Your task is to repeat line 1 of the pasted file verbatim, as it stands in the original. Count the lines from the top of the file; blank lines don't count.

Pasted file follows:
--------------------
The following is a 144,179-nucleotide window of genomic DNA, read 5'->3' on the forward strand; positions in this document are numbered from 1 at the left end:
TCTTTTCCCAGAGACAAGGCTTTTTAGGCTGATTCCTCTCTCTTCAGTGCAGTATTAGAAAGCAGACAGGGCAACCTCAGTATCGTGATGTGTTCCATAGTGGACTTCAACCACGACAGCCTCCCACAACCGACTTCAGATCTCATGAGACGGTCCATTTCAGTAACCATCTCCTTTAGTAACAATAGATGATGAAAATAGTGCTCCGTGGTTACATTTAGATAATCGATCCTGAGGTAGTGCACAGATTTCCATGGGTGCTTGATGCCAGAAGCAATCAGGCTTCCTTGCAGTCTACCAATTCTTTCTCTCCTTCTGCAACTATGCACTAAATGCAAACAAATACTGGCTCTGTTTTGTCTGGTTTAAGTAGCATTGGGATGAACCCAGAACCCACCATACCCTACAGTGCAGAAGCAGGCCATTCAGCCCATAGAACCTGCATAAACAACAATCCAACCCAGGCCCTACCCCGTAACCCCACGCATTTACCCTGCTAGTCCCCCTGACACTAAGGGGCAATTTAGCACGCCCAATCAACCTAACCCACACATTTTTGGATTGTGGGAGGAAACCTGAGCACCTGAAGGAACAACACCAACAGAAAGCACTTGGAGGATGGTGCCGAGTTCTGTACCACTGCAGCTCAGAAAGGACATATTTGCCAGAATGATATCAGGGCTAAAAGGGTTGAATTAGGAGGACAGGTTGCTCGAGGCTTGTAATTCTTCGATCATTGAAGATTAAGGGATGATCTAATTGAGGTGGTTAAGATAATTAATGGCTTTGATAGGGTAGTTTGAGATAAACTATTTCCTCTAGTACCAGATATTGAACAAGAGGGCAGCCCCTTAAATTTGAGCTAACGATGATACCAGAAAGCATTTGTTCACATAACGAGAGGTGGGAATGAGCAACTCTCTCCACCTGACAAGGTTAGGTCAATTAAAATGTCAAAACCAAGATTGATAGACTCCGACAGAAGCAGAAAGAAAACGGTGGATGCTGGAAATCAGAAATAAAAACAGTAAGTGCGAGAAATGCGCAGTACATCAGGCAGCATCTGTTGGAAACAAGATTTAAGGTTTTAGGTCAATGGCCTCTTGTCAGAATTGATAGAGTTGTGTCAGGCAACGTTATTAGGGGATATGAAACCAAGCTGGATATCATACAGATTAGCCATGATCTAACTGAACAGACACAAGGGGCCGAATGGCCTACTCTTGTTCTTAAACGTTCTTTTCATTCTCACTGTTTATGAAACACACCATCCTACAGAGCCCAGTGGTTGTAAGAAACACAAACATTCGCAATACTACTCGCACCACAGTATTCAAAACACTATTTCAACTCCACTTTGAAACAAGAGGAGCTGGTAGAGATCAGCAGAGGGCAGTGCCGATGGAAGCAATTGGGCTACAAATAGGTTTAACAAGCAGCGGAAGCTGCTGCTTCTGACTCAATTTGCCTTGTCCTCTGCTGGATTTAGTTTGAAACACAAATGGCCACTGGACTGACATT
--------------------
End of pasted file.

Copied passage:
The following is a 144,179-nucleotide window of genomic DNA, read 5'->3' on the forward strand; positions in this document are numbered from 1 at the left end: